Do You Need a Home Inspection for Rent to Own?
A big reason why buyers end up unhappy with their rent to own home is that they didn’t pay for someone to inspect it ahead of time. After you’ve paid your option fee, you’re not getting that money back unless you purchase that home, and you’re stuck in the lease until the end of the term.
Often people agree to rent to own a home and later discover that there’s an expensive issue with the electricity, the roof, the plumbing or the A/C – all expensive issues. In fact, some companies thrive off of scams like these. The best way to avoid a rent to own scam is to be knowledgeable.
A home inspector is trained to look for issues in those key problem areas and in many more that you may not think of.
That way, you can find out about these big issues before signing a contract and make an informed decision about whether to lease-option the property you’re looking into.
What is Covered in a Home Inspection?
A typical home inspection – as specified by the American Society of Home Inspectors – covers:
- the heating system.
- the central air conditioning system.
- the interior plumbing.
- the electrical systems.
- the roof.
- the attic.
- any visible insulation.
- the walls.
- the ceiling.
- the floors.
- the windows.
- the doors.
- the foundation.
- the basement.
- any structural components.
Who Pays for the Home Inspection?
Typically, the buyer pays for the home inspection, and that makes sense. The home inspection serves as a check for the buyer. It gives the buyer confidence that the investment they’re making is safe and worthwhile.
The home inspection could persuade a buyer not to purchase a property. If a buyer has a set budget for what they can spend on the home, and a home inspection turns up a lot of issues that will cost a significant amount of money, the buyer may choose not to purchase the home.
A home inspection doesn’t help the seller. Best case scenario the seller sells the property as planned. Worst case scenario, the home inspection turns up negative information and the seller loses the sale. A home inspection will never help the seller, so it doesn’t make sense for the seller to pay for it.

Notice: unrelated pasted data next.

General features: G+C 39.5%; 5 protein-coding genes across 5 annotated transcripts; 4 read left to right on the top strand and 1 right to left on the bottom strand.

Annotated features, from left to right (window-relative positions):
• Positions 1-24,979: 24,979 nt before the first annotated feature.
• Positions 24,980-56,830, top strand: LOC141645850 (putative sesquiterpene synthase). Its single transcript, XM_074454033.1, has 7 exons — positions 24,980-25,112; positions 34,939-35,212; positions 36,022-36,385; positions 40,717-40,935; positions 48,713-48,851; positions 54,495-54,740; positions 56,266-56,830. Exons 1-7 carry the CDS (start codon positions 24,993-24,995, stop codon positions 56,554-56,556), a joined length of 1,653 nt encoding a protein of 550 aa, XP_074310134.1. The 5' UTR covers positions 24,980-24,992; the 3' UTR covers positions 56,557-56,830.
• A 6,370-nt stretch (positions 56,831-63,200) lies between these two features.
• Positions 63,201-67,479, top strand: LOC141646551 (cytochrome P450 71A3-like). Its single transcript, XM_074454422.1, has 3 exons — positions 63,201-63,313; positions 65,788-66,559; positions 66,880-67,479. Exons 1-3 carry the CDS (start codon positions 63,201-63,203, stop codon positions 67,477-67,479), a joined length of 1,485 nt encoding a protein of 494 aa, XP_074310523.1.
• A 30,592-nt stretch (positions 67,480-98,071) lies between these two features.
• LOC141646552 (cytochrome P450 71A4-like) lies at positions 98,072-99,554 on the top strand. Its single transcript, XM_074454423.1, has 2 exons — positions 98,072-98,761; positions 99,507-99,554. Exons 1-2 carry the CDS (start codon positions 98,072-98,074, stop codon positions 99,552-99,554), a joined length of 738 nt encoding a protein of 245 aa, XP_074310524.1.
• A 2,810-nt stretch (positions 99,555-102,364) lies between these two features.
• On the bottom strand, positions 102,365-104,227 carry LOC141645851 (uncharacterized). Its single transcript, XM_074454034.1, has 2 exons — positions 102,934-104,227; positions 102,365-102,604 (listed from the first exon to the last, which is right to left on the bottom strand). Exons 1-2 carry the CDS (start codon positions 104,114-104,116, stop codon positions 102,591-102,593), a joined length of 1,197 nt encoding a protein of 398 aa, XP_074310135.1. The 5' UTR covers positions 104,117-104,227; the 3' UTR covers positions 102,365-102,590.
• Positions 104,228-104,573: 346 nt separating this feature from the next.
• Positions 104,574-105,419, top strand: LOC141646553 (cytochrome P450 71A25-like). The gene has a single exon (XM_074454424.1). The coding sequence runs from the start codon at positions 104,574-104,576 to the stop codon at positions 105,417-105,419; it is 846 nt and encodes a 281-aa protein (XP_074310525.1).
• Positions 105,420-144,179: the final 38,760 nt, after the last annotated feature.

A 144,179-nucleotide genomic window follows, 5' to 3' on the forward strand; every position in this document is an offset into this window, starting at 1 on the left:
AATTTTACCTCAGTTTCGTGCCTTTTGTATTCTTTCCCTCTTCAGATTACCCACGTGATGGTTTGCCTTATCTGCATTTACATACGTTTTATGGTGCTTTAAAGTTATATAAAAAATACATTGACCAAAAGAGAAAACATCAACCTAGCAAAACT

Is Home Inspection Worth It?
A home inspection is worth it for buyers. When you get a home inspection done, you pay a predetermined fee to a qualified professional. When you rent to own, you pay an option fee and monthly rent, and you’re locked into a lease term until you purchase the rent to own home or until the lease term expires.
You can stand to lose a lot more money if you sign a lease-option and, then, find out about major flaws in the property than if you just pay the home inspector to check out the property.
The home inspector can either give you information that will change your purchase decision, reaffirm your purchase decision or inform you of repairs you will need to make. In all scenarios, the buyer's situation improves.
How to Get a Home Inspection
You can find a home inspector that is certified by the American Society of Home Inspectors by using the agency’s find an inspector tool. That would be wise because those inspectors have gone through education, and a professional board has verified them.
However, you don’t have to choose a certified inspector. More so, just because an inspector is certified, doesn’t mean they’re the right choice.
It’s extremely important to weigh a person’s reviews on Google and Facebook. Don’t put too much value on positive reviews because family and friends are often asked to leave those. Therefore, they’re not necessarily based in fact.
Instead, carefully read the negative reviews. People who find out about roofing issues or A/C issues shortly after closing on a property will likely be upset that the home inspector hadn’t caught that. After all, it is the inspector's job to catch those things.
If an inspector has negative reviews, read them. Reviews that are within the scope of what the inspection should have covered, don’t use that inspector. If they’re people who are mad because of factors of the house that an inspection doesn’t cover, like the pool, for example, give that review less weight.
Don’t discredit an inspector because they have no reviews. No reviews is actually a good thing. It means that no one has had an experience with the inspector that was bad enough to post online.
Once you’ve used an inspector, pay it forward to future homebuyers. Let them know what you liked and what you didn’t like to help them make an informed decision about who to hire.
Luxury Home, Upscale Architecture by PaulBr75 is licensed under CC0.